Property developer slams ‘toerag’ guests who threw party at five-bedroom townhouse and smashed holes in walls, ripped doors off hinges and wrecked TV in £4,500 rampage
- Ryan Luke rented out a Newcastle townhouse to a group of guests in their 20s
- But when they checked out, cleaners found a ‘bomb-site’ of damage awaiting
- Mr Luke slammed the guests’ behaviour and said they should be ‘behind bars’
- They paid the £4,500 bill within three days and the house has now had a refurb
A furious property developer has slammed ‘toerag’ guests after finding they held a party in which they trashed the place – including ripping doors off hinges and smashing holes in walls in a £4,500 rampage.
Ryan Luke, founder of Luke Capital Group, had rented out his five-bedroom townhouse in Gateshead, Newcastle, to a group of people in their 20s for the weekend.
When cleaners arrived once the guests checked out, they were met with a ‘bomb-site’ – with internal doors ripped off their hinges and in pieces, holes punched in the walls and the TV damaged.
Mr Luke said it wasn’t his ‘first rodeo’ with destructive guests and, thanks to a contract he had them sign when booking, they were liable for all the damages. But it didn’t stop him saying the guests should be ‘behind bars’ for the damage they had caused.
The bathroom of the Newcastle property had the door completely ripped off its hinges during the guests’ stay
Images from the property showed that doors had been ripped off their hinges and torn into pieces, numerous holes in the walls and the TV left smashed.
Pictures were also torn down from the walls and rubbish left in piles all over the townhouse.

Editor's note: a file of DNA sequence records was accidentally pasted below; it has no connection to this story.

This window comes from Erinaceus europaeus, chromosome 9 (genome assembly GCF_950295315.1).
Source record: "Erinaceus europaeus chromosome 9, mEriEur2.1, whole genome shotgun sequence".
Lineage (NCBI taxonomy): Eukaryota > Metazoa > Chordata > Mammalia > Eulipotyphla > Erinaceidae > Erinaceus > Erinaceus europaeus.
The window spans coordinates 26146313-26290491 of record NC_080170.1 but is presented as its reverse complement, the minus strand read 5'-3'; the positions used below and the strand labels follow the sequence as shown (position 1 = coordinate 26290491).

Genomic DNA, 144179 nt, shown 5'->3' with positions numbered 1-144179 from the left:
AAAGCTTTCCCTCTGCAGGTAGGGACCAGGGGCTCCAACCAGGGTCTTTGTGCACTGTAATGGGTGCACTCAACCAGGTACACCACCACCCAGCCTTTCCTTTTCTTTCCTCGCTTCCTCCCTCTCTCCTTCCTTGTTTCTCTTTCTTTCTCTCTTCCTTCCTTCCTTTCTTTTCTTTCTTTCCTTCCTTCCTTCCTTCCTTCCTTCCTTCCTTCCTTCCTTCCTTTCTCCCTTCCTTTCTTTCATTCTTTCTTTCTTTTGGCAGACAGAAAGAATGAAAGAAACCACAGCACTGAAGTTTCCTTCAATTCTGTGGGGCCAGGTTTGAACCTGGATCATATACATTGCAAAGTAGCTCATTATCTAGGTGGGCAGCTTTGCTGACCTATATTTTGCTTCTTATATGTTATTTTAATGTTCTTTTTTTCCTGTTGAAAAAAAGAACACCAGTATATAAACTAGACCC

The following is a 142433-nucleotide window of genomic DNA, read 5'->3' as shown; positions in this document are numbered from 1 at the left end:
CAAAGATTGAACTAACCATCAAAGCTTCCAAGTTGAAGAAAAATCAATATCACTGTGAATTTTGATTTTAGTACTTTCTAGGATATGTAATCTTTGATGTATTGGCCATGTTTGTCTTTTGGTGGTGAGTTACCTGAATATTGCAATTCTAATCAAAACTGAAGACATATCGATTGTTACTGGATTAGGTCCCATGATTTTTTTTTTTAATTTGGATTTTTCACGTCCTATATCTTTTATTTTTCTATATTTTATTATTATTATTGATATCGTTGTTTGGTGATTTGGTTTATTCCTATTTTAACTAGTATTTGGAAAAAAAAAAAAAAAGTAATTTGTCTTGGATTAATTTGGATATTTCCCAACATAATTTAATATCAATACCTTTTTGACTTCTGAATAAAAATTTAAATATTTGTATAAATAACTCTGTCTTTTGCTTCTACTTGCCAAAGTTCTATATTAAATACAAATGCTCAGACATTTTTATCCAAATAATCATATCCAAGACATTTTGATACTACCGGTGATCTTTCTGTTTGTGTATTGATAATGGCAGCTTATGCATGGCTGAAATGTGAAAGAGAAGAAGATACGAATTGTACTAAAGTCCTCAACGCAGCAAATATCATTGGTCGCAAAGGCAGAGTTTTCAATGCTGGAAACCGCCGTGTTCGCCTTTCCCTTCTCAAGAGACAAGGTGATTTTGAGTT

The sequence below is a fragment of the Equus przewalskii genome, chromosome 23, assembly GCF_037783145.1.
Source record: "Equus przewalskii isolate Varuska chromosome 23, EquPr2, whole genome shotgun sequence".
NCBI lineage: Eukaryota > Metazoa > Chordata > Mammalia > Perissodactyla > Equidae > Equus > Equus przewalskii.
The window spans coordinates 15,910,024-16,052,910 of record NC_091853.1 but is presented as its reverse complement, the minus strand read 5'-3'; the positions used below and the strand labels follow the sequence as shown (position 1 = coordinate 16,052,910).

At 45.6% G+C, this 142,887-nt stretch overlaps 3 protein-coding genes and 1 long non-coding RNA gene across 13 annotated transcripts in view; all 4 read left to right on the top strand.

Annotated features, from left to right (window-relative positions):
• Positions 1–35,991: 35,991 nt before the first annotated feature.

The shameless guests were forced to fork out £4,500 to cover the refurb as well as lost earnings for the time the rental had to be closed.
The 38-year-old has now shared footage of the extensive damage and refurb job from May to warn other hosts and ensure they have adequate contracts in place to protect themselves.
Mr Luke, from Newcastle, Tyne and Wear, blamed a ‘group of little toerags in their mid-to-late twenties’ for the damage.
He said: ‘One of them booked and invited too many people round and got carried away.
‘They had a massive party in there, God knows how many kids were in there at one point.’
He described how contracted cleaners arrived at the property the next day to find a ‘bomb-site’, adding it was ‘disgusting’ and those responsible should ‘go behind bars’.
After sending a handyman out to the property, Mr Luke was given a full assessment of the damage and a detailed video. He then reached out to the lead guest who made the booking.
He said: ‘We can only contact the lead guest and it’s normally the same excuse every single time – “I went home the night before because I wasn’t feeling well so I don’t know what happened but I’ll speak to whoever stayed behind”.
‘There are plenty of other properties that have been in the same state or worse over the years so it’s not our first rodeo of having a damaged property because of guests.
‘We have accidental damage insurance but anything malicious, in my mind is: “why should we claim on our insurance?”
When cleaners arrived once the guests checked out, they were met with a ‘bomb-site’, according to owner Ryan Luke